Stamp Duty Land Tax (SDLT) is a tax which is payable on the acquisition of freehold or leasehold property. It is currently applicable to everyone in England, Wales and Northern Ireland (see the Land and Buildings Transaction Tax for Scotland) where the value of the property is in excess of £125,000. The amount of SDLT payable comprises a series of thresholds rising proportionately as against the value of the property.
The effect of the changes earmarked under the Chancellor’s surprise Autumn Review of November 2015 cannot be underestimated. They are hard-hitting and implementation is expected as early as 1st April 2016. The new rates come in the form of surcharges – an additional means of taxation – on landlords of buy-to-let properties and/or purchasers of second homes. These so-called ‘additional’ properties engage the tax so long as they are (1) for ‘residential’ purposes and (2) are over a value of £40,000.
The surcharge manifests itself as 3 percentage points above (and in addition to) the current SDLT rates. Thus, if an additional residential property is purchased for £100,000, with the new legislation, what would have previously attracted no surcharge would now be liable for a tax of £3,000 on the purchase price. Similarly, whereas an additional residential property or buy-to-let at a value of £250,000 would have, prior to Mr Osborne’s proposals attracted SDLT in the sum of £2,500, it would now command SDLT of a staggering £10,000.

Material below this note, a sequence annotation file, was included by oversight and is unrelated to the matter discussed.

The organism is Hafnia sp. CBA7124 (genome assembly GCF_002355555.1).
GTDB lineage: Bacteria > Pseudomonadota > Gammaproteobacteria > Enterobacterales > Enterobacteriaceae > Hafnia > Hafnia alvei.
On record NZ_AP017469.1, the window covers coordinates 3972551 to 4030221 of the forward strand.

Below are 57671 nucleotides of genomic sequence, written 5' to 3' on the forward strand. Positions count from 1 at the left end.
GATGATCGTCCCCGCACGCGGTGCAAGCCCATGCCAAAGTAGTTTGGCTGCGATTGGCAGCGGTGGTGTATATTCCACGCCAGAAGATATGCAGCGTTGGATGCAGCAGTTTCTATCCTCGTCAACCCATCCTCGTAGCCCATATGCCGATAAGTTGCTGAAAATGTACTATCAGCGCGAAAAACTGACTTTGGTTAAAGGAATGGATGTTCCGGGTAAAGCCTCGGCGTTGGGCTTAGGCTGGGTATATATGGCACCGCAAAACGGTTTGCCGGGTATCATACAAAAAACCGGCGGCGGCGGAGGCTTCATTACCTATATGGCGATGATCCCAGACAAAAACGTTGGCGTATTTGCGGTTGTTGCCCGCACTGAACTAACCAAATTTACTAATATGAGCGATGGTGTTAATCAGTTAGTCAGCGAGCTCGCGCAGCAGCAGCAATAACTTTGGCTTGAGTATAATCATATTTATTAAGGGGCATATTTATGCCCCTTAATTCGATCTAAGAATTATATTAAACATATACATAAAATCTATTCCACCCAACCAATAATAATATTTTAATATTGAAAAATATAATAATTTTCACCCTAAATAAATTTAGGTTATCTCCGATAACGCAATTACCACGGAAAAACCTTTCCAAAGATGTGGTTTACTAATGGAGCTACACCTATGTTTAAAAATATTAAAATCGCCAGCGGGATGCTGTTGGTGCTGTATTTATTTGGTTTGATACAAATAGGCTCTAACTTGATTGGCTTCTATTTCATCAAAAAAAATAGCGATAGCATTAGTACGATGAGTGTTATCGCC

Source: HM Treasury *Transactions under £40,000 are exempt.
The reference to ‘additional residential property’ is constrained to one that is outwith a primary property. We have identified above where additional liability could arise and therefore if a purchaser is replacing his or her primary residence the surcharge will not apply. So for example, If Mr W sells his main residence in order to move into a replacement main residence, the higher rates will not apply. Conversely, if Mr W owns a main property and purchases another for, say, a holiday home or buy-to-let; because he is not replacing his main residence as per the proposed legislation any such further purchases will be subject to the heightened fees.
Looked at under a different lens, the ramifications of the requirement extend also, for example, to parents who wish to assist their children in joining the property ladder. Indeed, parents who buy for their children or who buy jointly with their children will necessarily fall under the scope of acquiring an additional residential property. It is true the parent could still act as a mere guarantor – but this is little consolation to many for whom the banks are still reluctant to lend on such a basis.
This is a highly technical area for which most readers will need to take advice. The Treasury’s intended grip in this matter is yet more encompassing than there is space to set out here, given the further proprietary considerations of joint ownership, matrimonial ownership, foreign investors, corporate and trust purchases, and acquisition of certain types of property excluded from the proposed changes.
Worthingtons Commercial are experts in interpreting this area of the law and will advise on your individual case in a clear and simple way.
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